Archive for August, 2017

Wisdom from Washington, finally

U.S. Supreme Court Chief Justice John Roberts delivered a commencement address recently. It wasn’t Ivy League or even SEC. It was his son’s middle school graduation.

As most wisdom does, Roberts’ remarks turned conventional thinking on its head in a profoundly simple way. Most graduation speeches wish for the best. Roberts’ speech wished for the worst.

“From time to time in the years to come, I hope you will be treated unfairly, so that you will come to know the value of justice. I hope that you will suffer betrayal because that will teach you the importance of loyalty. Sorry to say, but I hope you will be lonely from time to time so that you don’t take friends for granted.”

Roberts continued to wish bad luck for his listeners – so they would understand their “success is not completely deserved and that the failure of others is not completely deserved either.” He also hoped they’d be periodically ignored, so their own listening skills would improve.

Speaking amidst an increasingly pompous culture, Roberts wished not just failure for the students, but also for their opponents to gloat over them. Then, he said, they would more greatly appreciate the virtue of sportsmanship.

And since the young men were finishing up at a prestigious New Hampshire boarding school, Roberts told them to recognize they were privileged but not to act like it.

“When you get to your new school, walk up and introduce yourself to the person who is raking the leaves, shoveling the snow or emptying the trash. Learn their name and call them by their name during your time at the school.”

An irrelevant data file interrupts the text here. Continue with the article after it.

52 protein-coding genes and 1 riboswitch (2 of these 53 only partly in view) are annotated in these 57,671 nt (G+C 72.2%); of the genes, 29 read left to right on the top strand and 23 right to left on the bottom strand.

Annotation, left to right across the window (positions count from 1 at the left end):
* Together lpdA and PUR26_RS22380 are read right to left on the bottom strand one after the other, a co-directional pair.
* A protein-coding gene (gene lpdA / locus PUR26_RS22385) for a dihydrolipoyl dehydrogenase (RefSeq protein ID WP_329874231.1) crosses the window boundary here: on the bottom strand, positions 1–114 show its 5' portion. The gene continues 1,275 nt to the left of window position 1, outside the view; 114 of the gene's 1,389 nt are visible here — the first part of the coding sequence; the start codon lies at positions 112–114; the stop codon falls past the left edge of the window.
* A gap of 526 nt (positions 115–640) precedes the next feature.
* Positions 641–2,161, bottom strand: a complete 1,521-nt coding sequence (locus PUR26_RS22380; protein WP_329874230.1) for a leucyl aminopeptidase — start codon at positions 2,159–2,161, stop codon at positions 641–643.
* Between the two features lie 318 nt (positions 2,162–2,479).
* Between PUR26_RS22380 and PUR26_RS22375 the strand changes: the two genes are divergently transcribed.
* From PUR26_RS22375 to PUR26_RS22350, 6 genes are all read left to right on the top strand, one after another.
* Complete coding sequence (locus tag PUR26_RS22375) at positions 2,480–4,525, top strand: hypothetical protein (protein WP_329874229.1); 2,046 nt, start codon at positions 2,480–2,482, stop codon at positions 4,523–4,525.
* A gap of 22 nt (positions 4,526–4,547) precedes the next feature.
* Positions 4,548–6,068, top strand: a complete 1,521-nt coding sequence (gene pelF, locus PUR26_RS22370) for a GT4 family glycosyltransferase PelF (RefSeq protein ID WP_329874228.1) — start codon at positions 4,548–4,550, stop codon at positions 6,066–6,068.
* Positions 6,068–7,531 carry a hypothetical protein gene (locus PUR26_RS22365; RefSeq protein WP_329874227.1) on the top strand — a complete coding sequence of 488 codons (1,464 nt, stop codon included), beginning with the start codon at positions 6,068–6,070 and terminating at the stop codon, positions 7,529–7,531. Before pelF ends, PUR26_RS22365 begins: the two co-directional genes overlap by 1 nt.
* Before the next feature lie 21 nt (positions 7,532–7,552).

Roberts knows the entitlement mentality can attack the privileged as much as it can attack the impoverished. He also knows it will lead to the demise of our nation.

If the world owes me something because of the family into which I was born, or because of the largeness – or smallness – of my bank account, I will not work; I will not strive to earn. The payment is already due.

Extrapolate the point across a country or across a generation and you’ll end up with an unproductive society. The “due tos” will surpass the “due froms” and insolvency is just around the corner.

“What did you do this weekend?” I asked a mid-twenties millennial at my company.

“Mostly played video games,” he answered. The young man works hard five days a week. A few video games on the weekend are probably in order.

For others, the ratio is reversed. A couple of days of hard work entitles them to five days of unwinding.

We all would do well to remember the starting thesis of Dr. Scott Peck’s book, The Road Less Travelled: Life is difficult. It’s one problem to be solved after the next. It requires organization, diligence and perseverance.

And that, I think, was Justice Roberts’ point: Embrace adversity.

The successful life isn’t one void of challenges. It’s one that’s shaped by them. Sometimes they harden us. Sometimes they soften us. Always they strengthen us.


Kevin Thompson can be reached at